Sights

Hungarian Parliament

The Hungarian Parliament building, a magnificent example of Neo-Gothic architecture (although displaying Renaissance and Baroque characters too), is just over 100 years old. In the 1880’s an open tender was held for the design of the Parliament building. Construction based on the winning plan began in 1885 and the building was inaugurated on the 1000th anniversary of Hungary in 1896, and fully completed in 1902. Both runner-up designs were also built facing the Parliament building. One is the Museum of Ethnography and the other is the Ministry of Agriculture. The Budapest Parliament building is the third largest Parliament building in the world. It has 691 rooms, 20 kilometers (12,5 miles) of stairs and at 96 meters (315 feet). During the Communist era a large red star was added to the central tower above the dome of the building, but after its downfall, the star was removed. Unfortunately, modern air pollution constantly attacks the porous limestone walls, requiring frequent restoration. This also means that there is a good chance that you will see some scaffolding around the building.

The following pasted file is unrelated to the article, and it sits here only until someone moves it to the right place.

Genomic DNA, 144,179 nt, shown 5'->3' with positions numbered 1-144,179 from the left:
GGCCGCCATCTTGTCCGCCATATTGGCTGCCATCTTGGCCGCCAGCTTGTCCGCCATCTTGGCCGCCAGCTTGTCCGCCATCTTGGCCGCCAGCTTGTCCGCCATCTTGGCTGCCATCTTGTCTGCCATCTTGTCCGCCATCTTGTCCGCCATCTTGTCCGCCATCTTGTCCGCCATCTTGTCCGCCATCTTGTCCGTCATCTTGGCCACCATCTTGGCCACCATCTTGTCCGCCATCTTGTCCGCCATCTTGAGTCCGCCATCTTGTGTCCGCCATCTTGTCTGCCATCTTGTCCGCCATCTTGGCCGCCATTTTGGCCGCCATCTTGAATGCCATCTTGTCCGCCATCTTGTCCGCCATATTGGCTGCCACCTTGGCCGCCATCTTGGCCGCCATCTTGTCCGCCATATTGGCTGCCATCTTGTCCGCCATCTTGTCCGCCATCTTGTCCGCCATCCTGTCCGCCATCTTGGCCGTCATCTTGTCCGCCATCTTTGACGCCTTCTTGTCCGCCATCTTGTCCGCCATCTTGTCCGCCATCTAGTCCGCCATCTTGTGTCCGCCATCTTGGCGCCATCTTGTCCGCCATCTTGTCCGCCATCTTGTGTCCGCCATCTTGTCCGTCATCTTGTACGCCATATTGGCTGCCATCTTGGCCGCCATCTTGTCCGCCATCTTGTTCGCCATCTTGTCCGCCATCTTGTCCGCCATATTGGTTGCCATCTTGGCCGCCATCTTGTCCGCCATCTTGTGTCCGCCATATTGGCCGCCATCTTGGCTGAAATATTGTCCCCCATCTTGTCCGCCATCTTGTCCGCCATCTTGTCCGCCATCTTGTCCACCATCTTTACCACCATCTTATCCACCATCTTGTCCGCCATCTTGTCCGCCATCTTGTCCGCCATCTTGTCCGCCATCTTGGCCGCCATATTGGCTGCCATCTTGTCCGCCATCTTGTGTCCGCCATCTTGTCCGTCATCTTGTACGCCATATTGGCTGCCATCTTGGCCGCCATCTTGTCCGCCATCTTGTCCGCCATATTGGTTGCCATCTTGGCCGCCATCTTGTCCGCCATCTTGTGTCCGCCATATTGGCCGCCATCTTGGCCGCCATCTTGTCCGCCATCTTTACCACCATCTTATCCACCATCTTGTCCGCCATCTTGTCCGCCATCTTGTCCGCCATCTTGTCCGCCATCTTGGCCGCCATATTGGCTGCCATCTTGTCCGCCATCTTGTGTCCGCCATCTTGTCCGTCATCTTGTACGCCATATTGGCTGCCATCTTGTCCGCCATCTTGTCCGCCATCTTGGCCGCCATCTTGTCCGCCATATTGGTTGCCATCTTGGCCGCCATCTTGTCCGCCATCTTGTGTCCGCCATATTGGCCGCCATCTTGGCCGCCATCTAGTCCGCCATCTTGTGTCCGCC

Guided tours of the Parliament are available when the National Assembly is not in session. The tour takes about 45 minutes, and is well worth the price, as it covers the main entrance stairs and hall, one of the lobbies, the old House of Lords and the Hungarian Crown Jewels. Tours are held in several languages.

Source: visitbudapest.travel

Buda Castle Hill, Fisherman’s Bastion

Today, Castle Hill is recognized as a World Heritage Site, and has many must-see attractions, Gothic arches, eighteenth-century Baroque houses and cobblestone streets. Though Castle Hill has changed much since building began in the 13th century, its main streets still follow their medieval paths.

Buda Castle Hill is also home to a large interconnected cellar system that consists of natural caves created by thermal waters and man-made passageways. Part of the cellar system can be toured at the Buda Castle Labyrinth and at the Hospital in the Rock Museum.